In my undergraduate days, I wrote a massive honours thesis on my pet obsession at the time (and somewhat still, to this day): the 1980s satirical political comedy Yes, Minister. As part of my quest to get my hands on every bit of Yes, Minister merchandise I could find, I purchased the DVDs and the ‘Hacker diaries’, acquired a complete set of Richard Crossman’s three-volume Diaries of a Cabinet Minister (key background texts for much of the series), and managed to find the 1988 and 1989 day planners in near-mint condition. Yet I still scour the Internet in search of other items that I’m looking for…and this book was one of those items. I found it in audiobook format first before finding it in paperback — but more on that shortly.
How to Beat Sir Humphrey: Every Citizen’s Guide to Fighting Officialdom by Antony Jay
Antony Jay wrote How to Beat Sir Humphrey about a decade ago, and in it he has written a step-by-step overview of how ordinary citizens can combat government- or private finance-backed plans that they feel will be detrimental to their community — plans for development that can be as localised as an old building being torn down to make room for a supermarket, or as expansive as a proposed motorway extension. How to Beat Sir Humphrey describes how to organise an action group for best efficiency, ways to raise money and community awareness about the project, pitfalls to avoid at all cost, and how to potentially beat the local officials and the bureaucrats at their own game. One thing to note: the book is written with the intent of fighting British officialdom, so it’s possible that other countries might have different steps or bureaucratic levels that Jay doesn’t mention. But most of the strategies seem to have universal merit and application…such as festooning a local official’s car with yards and yards of ‘red tape’ as a mild protest to draw media attention to the cause.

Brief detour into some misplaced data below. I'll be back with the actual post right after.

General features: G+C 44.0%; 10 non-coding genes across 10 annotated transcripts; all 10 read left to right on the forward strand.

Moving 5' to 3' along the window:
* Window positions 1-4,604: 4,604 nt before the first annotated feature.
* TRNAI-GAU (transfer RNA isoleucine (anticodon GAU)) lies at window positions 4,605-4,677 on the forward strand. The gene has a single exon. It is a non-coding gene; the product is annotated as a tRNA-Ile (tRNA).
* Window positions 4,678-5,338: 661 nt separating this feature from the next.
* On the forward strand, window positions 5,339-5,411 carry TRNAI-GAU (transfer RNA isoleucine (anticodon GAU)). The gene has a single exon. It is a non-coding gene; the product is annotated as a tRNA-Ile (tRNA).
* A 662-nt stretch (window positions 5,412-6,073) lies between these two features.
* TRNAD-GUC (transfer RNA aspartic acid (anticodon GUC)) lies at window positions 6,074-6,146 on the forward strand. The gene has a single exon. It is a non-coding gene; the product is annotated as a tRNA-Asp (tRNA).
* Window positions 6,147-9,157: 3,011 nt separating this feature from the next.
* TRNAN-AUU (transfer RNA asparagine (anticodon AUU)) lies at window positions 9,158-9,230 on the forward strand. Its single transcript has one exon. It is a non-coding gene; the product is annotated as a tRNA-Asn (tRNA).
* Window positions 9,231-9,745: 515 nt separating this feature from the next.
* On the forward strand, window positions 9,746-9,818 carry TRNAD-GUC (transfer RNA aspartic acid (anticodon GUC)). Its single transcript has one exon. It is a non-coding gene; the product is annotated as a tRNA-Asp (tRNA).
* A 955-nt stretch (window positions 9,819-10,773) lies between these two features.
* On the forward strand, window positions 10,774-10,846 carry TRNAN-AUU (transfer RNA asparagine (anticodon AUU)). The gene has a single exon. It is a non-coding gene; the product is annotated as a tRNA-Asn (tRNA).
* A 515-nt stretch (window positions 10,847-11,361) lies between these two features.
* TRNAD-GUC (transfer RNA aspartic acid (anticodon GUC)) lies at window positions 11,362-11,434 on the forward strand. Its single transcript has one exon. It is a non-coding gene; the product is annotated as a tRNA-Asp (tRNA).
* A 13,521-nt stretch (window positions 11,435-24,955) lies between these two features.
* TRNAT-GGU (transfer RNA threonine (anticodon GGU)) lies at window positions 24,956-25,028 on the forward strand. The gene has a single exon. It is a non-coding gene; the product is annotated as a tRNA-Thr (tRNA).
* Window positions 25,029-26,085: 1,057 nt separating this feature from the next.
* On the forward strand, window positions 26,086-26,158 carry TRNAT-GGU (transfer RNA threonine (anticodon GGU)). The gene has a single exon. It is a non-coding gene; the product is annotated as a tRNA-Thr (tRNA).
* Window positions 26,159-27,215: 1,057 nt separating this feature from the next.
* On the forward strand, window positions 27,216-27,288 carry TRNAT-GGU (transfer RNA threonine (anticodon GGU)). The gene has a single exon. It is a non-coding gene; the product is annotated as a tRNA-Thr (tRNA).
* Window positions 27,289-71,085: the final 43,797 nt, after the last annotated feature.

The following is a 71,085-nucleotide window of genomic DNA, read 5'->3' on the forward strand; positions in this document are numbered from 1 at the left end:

Jay admits at the end of the book that the suggestions he gives in How to Beat Sir Humphrey are not wholly fail-proof. Sometimes, even one’s best efforts will not be successful, and the project will go through in spite of local disapproval. But he suggests that even the effort made to organise citizens in a civically responsible fashion is one of the things that strengthens our civil society, and that the game itself is really always worth the candle.
For fans of Jay’s television work, the audiobook release is an even better find than the original text itself. Why? Because the person who reads the audiobook is none other than Derek Fowlds, the actor who played high-flying civil servant Bernard Woolley with such pedantic charm in Yes, Minister and Yes, Prime Minister. Hearing Derek Fowlds reading the audiobook is an experience that almost borders on the bizarre. Listening to Bernard Woolley give you advice on how to combat Sir Humphrey Appleby and those of his ilk — you almost have to suspend disbelief in order to wrap your head around that set-up. It’s an extra little treat for those who enjoyed the original television satire.